Healthcare leaders must focus on value to overcome concerns that healthcare costs outweigh quality, researchers from Harvard University's Forum on Healthcare Innovation conclude in a new report (.pdf), "5 Imperatives: Addressing Healthcare's Innovation Challenge."
Is a profitable hospital company "profitable because they've figured out how to offer high quality care at low cost … (or) because they've figured out that specific types of procedures tend to be reimbursed very well by insurance companies, and they've set themselves up to do a lot of those particular procedures?" Robert S. Huckman, forum steering committee member, asks in a Harvard-produced article describing the findings.
The five imperatives are:
- Making value the central objective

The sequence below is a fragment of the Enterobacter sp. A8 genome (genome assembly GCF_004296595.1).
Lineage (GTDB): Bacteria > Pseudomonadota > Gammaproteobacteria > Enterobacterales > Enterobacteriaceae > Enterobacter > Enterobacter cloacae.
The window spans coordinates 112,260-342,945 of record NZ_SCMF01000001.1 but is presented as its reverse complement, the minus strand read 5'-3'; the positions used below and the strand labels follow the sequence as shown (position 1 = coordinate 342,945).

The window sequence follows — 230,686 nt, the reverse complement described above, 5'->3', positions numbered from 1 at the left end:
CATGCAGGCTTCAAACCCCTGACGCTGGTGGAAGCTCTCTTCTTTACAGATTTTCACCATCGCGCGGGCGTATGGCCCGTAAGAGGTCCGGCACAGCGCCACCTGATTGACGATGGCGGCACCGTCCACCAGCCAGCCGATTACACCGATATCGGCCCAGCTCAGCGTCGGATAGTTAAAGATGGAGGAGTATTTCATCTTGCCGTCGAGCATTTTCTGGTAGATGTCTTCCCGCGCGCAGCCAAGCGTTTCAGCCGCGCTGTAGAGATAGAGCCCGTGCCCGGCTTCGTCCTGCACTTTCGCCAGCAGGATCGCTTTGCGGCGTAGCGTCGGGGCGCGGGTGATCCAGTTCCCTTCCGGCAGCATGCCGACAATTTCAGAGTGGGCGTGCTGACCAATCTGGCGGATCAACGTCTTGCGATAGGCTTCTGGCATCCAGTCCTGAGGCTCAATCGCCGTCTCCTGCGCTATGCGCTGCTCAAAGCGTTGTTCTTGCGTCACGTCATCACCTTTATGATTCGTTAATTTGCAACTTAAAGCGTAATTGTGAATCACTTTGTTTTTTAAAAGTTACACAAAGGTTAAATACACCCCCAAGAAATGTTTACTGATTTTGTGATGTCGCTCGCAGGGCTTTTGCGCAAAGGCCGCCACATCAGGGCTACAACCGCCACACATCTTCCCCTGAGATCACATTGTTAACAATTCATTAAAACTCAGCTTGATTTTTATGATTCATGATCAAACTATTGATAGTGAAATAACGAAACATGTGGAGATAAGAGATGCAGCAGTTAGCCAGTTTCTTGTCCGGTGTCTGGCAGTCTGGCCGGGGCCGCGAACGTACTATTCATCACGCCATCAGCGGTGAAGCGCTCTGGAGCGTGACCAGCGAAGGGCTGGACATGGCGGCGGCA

- Promoting novel approaches to process improvement
- Making consumerism really work
- Decentralizing approaches to problem solving
- Integrating new approaches into established organization
The five imperatives will serve as a baseline for future Forum on Healthcare Innovation research and recommendations, according to the article.
A recent study published in the Journal of the American Medical Association found that the United States ranks last among Britain, Canada, Germany, Netherlands, Australia and New Zealand for improving healthcare outcomes, despite higher healthcare spending.
The study looked at measures of health outcomes including death rates, diminished function and quality of life.
"Despite a level of health expenditures that would have seemed unthinkable a generation ago, the health of the U.S. population has improved only gradually and has fallen behind the pace of progress in many other wealthy nations," the Institute of Medicine's Harvey V. Fineberg, M.D., Ph.D., wrote in an accompanying editorial.
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